But beyond this, they want to challenge other classrooms to do the same. $25 to help change the world.  Are you game?

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About shelleywright

I love education & learning, which likely explains why I'm a teacher. My areas are ELA, Sr. sciences, and technology. My classroom is best described as a student-centred, tech embedded pbl/inquiry learning environment. I am currently a PhD student in the area of Curriculum and Instruction. My focus is play-based learning in high school, and it's impact on brain development.
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8 Responses to Twenty-five days of Kiva

  1. rcantrell38 says:

    Shelley,
    I loved Kiva. A fantastic way for kids to make a difference. Students are introduced to real people needing help at a level that almost all can afford.They also have a kids kiva. No sure but it may be for younger students.Now I need to check out the TED video. Have a fabulous Friday with your students.
    Is it ok if I post your post on my blog? I’ve been a Kiva booster for a couple of years.

  2. Hi Shelley … First let me thank you and your students for your inspiring UnPlug’d video “Why Social Justice Matters” at: http://vimeo.com/channels/unplugd11chapter1#27587410 Although I am a retired educator, I would love to be a student in your class!

    My blog post “How to Make A Difference in December” at: http://life-long-learners.com/how-to-make-a-difference-in-december/ “jump-started” Chris Harbeck and his students to begin donating quarters each day in December. They then contributed the monies raised to local charities and eventually Chris used Kiva to send funds to needy individuals worldwide. Chris’ dedication and ability to adapt the ideas and improve upon them is what makes this endeavour so exciting. I tried to capture how this activity blossomed in my post “UnPlug’d: Why Sharing Matters *” at: http://life-long-learners.com/unplugd-why-sharing-matters/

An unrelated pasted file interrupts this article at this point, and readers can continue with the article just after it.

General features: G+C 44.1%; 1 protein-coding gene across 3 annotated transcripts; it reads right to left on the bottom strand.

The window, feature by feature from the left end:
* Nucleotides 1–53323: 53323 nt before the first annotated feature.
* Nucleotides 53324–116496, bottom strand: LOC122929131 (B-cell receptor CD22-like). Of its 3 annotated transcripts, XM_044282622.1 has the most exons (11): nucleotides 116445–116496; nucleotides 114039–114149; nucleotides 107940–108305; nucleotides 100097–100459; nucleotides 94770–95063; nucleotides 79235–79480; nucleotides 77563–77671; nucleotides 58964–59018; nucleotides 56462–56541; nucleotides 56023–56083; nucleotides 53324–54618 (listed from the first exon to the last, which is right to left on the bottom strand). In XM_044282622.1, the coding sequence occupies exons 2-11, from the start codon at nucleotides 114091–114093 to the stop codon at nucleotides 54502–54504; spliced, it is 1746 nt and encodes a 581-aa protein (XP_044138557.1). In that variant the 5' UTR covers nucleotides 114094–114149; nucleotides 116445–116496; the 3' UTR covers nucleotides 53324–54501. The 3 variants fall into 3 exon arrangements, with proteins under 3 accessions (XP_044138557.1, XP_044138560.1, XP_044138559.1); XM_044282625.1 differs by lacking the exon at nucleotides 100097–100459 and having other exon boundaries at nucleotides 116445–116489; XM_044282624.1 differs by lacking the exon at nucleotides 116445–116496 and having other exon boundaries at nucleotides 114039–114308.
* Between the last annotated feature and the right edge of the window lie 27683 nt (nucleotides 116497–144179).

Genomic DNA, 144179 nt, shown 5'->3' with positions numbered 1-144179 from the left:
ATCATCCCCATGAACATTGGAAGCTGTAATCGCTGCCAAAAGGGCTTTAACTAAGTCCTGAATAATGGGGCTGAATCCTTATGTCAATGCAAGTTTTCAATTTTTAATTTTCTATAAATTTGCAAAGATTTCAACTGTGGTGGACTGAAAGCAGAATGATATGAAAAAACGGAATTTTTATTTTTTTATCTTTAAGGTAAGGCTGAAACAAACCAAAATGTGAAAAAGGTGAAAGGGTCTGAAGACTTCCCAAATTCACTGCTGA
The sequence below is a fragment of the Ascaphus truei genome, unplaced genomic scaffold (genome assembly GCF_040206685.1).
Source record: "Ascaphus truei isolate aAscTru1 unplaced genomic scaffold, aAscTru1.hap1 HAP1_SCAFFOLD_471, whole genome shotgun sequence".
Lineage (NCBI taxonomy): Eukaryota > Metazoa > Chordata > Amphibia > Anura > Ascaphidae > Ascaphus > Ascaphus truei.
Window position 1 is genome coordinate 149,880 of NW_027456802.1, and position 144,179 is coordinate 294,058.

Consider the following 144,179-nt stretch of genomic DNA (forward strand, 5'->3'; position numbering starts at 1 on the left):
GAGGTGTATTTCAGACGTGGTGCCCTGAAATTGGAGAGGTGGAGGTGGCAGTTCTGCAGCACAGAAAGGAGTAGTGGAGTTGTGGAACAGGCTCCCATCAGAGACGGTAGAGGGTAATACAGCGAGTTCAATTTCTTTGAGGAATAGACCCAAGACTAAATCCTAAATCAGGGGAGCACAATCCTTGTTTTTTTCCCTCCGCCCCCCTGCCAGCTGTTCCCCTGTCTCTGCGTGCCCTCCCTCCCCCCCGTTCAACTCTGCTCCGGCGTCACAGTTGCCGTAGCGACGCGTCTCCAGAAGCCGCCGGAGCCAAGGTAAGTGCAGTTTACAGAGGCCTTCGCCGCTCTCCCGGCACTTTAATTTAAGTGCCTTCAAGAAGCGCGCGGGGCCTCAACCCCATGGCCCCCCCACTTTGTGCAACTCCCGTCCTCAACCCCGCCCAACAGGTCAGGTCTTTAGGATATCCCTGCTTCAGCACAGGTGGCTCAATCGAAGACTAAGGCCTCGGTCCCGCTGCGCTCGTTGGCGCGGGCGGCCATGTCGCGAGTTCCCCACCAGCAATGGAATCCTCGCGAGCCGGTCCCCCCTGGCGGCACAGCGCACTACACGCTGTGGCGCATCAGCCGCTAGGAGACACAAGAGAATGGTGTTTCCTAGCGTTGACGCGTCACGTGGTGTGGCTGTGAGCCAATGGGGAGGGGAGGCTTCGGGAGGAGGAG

I can see from your blog post that you and your students are adapting and improving on this “charitable challenge” by identifying the two impressive Kiva-related videos. Although I have viewed several TED Talks, I must admit that Jessica Jackley’s portrayal of the importance of stories was so moving. Thanks for sharing these resources and I look forward to following along on your students’ charitable journey.

    In closing, I came across a resource that might be of interest to you and your students.Bill Ferriter wrote a post “One Tweet CAN Change The World” at: http://teacherleaders.typepad.com/the_tempered_radical/2010/12/one-tweet-can-change-the-world.html First of all, I was impressed with Karl Fisch’s initiative to introduce Kiva by asking members of his PLN to invest in a $25 loan and asking them to also send out two $25 Kiva gift cards to two of their friends requesting that this expanding process continue. Although Bill is a Grade 6 teacher, I was impressed with the downloads and ideas that he provided to challenge his students to investigate the pros and cons of different kinds of Kiva loans together with the accompanying rubric.

    I trust that you and your readers will find this information useful and will share it with others.

    Once again, thanks for caring & sharing.

    Take care & keep smiling :-) Brian

  3. Absolutely!! The more the people who see it, the better. Thanks!!

  4. howard zugman says:

    Thanx Shelley for introducing your students to Kiva. Its a wonderful website and will be a positive influence for them. I’ve been a Kiva loaner for almost four years.

  5. Pingback: Life-Long-Learners

  6. One word. Awesome. If you could add a link at 25 Cents wiki that would be great. Good to push other classes to be as philanthropic as your students.

  7. Tom Pinit says:

    Hi Shelley, this is great bringing the power of Kiva and microfinance into your classroom! I just made my first three loans this month. You can read about my experience here:
    http://www.tompinit.com/power-music-play-forward
    It is quite empowering and addicting. Keep up the good work!